Dispatches from the Digital Revolution
“Let him not quit his belief that a popgun is a popgun, though the ancient and honorable of the earth affirm it to be the crack of doom.” ~ Ralph Waldo Emerson
With the digital revolution wreaking havoc on the world of publishing, it’s difficult to distinguish popgun from cannon. Every little move made by Amazon, Apple, Google, and Barnes & Noble takes on the aura of a chess move. Every little move seems to mean something.
Prime example being the enigmatic appearance of the NOOK Audio IE250 and NOOK Audio OE250 on the Barnes & Noble website on April 1, 2012 (in name alone), with photos appearing some weeks later.
What to make of this? Audio headphones and earbuds branded with the NOOK name? Engadget reached out to Barnes & Noble for clarification, but was met with a (predictable) “no comment” response. The rumor mill is abuzz with speculation.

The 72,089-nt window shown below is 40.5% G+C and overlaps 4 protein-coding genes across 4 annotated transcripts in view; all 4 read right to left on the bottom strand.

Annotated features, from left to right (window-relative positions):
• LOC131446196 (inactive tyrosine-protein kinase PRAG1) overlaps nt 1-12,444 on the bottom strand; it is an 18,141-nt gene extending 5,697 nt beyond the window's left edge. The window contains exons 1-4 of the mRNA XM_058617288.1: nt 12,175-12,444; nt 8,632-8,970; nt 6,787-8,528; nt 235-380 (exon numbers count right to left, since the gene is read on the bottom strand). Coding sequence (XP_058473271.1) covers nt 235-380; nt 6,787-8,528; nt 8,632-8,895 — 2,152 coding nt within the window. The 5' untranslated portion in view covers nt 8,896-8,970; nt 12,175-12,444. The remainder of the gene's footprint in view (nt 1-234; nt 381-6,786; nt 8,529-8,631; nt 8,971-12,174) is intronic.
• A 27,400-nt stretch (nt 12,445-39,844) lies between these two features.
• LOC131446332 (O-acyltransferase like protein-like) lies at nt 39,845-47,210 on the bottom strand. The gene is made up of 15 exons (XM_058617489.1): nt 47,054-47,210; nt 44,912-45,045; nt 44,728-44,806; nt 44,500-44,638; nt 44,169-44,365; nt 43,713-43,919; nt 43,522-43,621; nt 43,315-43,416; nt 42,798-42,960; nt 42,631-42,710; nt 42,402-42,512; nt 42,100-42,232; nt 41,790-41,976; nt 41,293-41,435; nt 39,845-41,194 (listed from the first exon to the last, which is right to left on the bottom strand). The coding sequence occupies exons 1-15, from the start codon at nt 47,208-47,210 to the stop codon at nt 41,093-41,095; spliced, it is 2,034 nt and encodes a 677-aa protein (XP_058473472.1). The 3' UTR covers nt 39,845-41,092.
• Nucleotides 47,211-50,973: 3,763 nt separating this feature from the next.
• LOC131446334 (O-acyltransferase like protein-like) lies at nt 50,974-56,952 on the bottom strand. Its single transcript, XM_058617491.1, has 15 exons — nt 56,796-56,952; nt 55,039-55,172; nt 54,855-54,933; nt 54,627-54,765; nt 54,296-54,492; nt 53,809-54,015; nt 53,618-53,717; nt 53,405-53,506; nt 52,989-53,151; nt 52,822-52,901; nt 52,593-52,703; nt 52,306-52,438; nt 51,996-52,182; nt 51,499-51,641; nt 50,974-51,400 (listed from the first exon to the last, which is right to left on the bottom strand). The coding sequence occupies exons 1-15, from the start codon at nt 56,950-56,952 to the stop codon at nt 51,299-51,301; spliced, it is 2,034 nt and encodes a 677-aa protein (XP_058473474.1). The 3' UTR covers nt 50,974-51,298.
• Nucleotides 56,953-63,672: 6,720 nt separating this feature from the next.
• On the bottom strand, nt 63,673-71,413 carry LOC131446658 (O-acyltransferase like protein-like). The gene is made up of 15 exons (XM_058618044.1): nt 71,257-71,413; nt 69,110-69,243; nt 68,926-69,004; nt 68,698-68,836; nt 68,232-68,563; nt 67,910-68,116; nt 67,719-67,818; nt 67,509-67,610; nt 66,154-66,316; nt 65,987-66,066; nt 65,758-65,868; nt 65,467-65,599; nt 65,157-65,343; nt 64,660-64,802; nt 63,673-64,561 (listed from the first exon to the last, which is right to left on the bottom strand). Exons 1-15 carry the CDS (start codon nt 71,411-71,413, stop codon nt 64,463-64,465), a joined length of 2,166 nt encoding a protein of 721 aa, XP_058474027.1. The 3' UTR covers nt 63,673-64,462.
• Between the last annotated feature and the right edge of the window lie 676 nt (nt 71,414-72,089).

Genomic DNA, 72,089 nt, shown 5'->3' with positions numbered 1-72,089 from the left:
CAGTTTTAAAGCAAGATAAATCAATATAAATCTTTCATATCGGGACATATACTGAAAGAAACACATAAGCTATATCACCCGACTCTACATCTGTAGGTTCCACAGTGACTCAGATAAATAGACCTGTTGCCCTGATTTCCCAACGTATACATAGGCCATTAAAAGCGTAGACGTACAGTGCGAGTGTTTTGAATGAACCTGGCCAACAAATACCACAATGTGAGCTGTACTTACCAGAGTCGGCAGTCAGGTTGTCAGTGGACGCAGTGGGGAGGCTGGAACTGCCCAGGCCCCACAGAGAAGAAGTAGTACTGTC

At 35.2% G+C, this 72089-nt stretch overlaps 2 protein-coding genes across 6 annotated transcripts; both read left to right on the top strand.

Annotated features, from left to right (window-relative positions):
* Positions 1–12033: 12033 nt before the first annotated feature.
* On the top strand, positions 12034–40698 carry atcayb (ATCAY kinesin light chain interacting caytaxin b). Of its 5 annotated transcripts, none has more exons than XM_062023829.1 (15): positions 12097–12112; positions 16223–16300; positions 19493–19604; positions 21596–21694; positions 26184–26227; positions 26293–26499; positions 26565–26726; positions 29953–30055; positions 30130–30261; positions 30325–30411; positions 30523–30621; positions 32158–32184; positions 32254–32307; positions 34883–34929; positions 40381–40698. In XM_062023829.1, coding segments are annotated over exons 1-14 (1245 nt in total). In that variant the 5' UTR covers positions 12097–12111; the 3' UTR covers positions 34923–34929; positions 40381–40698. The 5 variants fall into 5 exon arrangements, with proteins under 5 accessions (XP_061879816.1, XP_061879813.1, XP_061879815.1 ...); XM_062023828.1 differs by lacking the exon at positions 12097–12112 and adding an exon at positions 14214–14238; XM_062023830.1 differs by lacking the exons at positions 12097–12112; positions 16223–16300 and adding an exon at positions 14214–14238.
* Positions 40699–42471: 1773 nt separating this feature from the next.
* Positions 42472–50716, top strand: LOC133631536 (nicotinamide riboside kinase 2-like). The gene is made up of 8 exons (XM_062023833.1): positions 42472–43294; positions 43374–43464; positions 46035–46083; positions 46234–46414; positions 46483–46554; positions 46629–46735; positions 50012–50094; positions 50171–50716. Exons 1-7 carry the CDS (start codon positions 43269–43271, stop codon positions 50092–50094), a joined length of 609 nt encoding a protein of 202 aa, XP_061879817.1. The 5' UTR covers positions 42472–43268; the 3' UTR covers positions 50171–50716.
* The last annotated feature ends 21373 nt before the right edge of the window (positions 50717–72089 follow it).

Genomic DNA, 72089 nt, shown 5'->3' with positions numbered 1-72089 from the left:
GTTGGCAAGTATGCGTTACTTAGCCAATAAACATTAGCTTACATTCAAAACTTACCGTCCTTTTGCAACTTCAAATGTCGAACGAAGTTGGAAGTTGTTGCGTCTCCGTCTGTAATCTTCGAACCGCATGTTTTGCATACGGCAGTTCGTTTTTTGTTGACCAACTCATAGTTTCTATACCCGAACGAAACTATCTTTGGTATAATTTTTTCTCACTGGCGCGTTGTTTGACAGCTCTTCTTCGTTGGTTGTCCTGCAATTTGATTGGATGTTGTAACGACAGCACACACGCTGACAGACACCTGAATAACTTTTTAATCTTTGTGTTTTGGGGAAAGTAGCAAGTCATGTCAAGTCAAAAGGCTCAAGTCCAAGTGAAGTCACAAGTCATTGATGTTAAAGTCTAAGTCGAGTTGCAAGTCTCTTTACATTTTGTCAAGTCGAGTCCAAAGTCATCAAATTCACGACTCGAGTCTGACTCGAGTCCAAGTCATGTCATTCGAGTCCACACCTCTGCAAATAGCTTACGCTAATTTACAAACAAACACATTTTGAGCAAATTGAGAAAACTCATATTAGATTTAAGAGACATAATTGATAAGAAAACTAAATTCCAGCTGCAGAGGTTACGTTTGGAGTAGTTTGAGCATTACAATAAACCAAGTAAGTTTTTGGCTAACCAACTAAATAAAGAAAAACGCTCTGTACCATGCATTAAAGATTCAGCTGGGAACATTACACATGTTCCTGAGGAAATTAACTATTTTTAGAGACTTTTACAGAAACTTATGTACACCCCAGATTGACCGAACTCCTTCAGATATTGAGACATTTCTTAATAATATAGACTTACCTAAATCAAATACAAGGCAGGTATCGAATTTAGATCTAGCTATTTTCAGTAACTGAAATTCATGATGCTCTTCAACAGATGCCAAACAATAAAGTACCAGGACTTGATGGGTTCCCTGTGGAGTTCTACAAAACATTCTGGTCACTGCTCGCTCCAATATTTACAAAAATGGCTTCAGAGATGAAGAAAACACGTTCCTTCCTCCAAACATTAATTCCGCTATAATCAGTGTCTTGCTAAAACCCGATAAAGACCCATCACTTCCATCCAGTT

Let’s consider the possibilities here.
Popgun: There is nothing behind it. Once they’re on the market, NOOK Audio products will simply serve as branded accessories.
Cannon: Structure and content overhaul. Barnes & Noble is forging ahead in creating its own digital ecosystem à la Amazon. Perhaps the company is constructing a new framework that will showcase and promote enhanced ebooks as a genre.
The cannon concept sounds pretty attractive—even if it doesn’t pan out in that direction. While enhanced ebooks appeared on the scene with less flamboyance than other media enhancements (3D movies, for example), there is still significant room for market outreach on the part of influential vendors.
But I suppose they’re biding their time…
Once standard, cost-efficient ereaders acquire the technological capabilities of current iPads (will it ever happen?), and once they become as ubiquitous as iPods, we might see enhanced ebooks finally taking center stage.